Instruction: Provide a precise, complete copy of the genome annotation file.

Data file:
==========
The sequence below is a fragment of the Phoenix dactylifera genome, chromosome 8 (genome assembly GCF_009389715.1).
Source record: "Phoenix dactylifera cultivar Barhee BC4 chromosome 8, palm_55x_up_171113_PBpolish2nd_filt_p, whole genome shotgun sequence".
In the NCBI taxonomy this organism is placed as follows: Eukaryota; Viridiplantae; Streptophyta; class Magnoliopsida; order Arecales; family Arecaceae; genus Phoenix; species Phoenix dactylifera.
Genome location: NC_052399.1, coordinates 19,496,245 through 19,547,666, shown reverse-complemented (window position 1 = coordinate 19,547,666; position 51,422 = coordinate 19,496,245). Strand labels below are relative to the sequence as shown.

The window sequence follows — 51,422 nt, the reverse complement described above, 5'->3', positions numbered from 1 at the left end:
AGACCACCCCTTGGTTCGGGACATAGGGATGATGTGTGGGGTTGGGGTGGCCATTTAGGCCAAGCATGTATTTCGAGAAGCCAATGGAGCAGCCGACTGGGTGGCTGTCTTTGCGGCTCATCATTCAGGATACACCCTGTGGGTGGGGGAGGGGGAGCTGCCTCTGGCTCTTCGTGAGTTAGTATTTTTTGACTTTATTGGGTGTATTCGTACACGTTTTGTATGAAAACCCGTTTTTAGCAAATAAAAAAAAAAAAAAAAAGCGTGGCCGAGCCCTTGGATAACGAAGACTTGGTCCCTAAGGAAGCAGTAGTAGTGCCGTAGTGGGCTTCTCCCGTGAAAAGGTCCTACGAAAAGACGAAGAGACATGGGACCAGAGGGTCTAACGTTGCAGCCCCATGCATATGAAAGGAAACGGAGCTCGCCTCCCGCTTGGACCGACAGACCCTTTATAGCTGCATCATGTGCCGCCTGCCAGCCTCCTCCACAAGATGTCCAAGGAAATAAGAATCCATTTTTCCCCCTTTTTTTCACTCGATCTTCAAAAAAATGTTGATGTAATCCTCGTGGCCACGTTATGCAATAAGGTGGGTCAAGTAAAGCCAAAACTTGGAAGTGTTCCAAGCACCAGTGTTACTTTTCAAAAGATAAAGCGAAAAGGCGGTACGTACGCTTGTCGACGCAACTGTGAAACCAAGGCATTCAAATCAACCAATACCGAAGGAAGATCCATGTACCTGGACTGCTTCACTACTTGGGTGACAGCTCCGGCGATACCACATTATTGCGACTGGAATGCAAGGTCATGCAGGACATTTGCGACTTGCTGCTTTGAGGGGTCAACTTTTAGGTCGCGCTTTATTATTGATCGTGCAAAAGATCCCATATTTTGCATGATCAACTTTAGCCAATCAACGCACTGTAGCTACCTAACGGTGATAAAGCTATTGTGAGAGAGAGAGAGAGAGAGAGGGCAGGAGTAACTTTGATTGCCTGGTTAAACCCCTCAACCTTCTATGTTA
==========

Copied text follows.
The sequence below is a fragment of the Phoenix dactylifera genome, chromosome 8 (genome assembly GCF_009389715.1).
Source record: "Phoenix dactylifera cultivar Barhee BC4 chromosome 8, palm_55x_up_171113_PBpolish2nd_filt_p, whole genome shotgun sequence".
In the NCBI taxonomy this organism is placed as follows: Eukaryota; Viridiplantae; Streptophyta; class Magnoliopsida; order Arecales; family Arecaceae; genus Phoenix; species Phoenix dactylifera.
Genome location: NC_052399.1, coordinates 19,496,245 through 19,547,666, shown reverse-complemented (window position 1 = coordinate 19,547,666; position 51,422 = coordinate 19,496,245). Strand labels below are relative to the sequence as shown.

The window sequence follows — 51,422 nt, the reverse complement described above, 5'->3', positions numbered from 1 at the left end:
AGACCACCCCTTGGTTCGGGACATAGGGATGATGTGTGGGGTTGGGGTGGCCATTTAGGCCAAGCATGTATTTCGAGAAGCCAATGGAGCAGCCGACTGGGTGGCTGTCTTTGCGGCTCATCATTCAGGATACACCCTGTGGGTGGGGGAGGGGGAGCTGCCTCTGGCTCTTCGTGAGTTAGTATTTTTTGACTTTATTGGGTGTATTCGTACACGTTTTGTATGAAAACCCGTTTTTAGCAAATAAAAAAAAAAAAAAAAAGCGTGGCCGAGCCCTTGGATAACGAAGACTTGGTCCCTAAGGAAGCAGTAGTAGTGCCGTAGTGGGCTTCTCCCGTGAAAAGGTCCTACGAAAAGACGAAGAGACATGGGACCAGAGGGTCTAACGTTGCAGCCCCATGCATATGAAAGGAAACGGAGCTCGCCTCCCGCTTGGACCGACAGACCCTTTATAGCTGCATCATGTGCCGCCTGCCAGCCTCCTCCACAAGATGTCCAAGGAAATAAGAATCCATTTTTCCCCCTTTTTTTCACTCGATCTTCAAAAAAATGTTGATGTAATCCTCGTGGCCACGTTATGCAATAAGGTGGGTCAAGTAAAGCCAAAACTTGGAAGTGTTCCAAGCACCAGTGTTACTTTTCAAAAGATAAAGCGAAAAGGCGGTACGTACGCTTGTCGACGCAACTGTGAAACCAAGGCATTCAAATCAACCAATACCGAAGGAAGATCCATGTACCTGGACTGCTTCACTACTTGGGTGACAGCTCCGGCGATACCACATTATTGCGACTGGAATGCAAGGTCATGCAGGACATTTGCGACTTGCTGCTTTGAGGGGTCAACTTTTAGGTCGCGCTTTATTATTGATCGTGCAAAAGATCCCATATTTTGCATGATCAACTTTAGCCAATCAACGCACTGTAGCTACCTAACGGTGATAAAGCTATTGTGAGAGAGAGAGAGAGAGAGAGGGCAGGAGTAACTTTGATTGCCTGGTTAAACCCCTCAACCTTCTATGTTA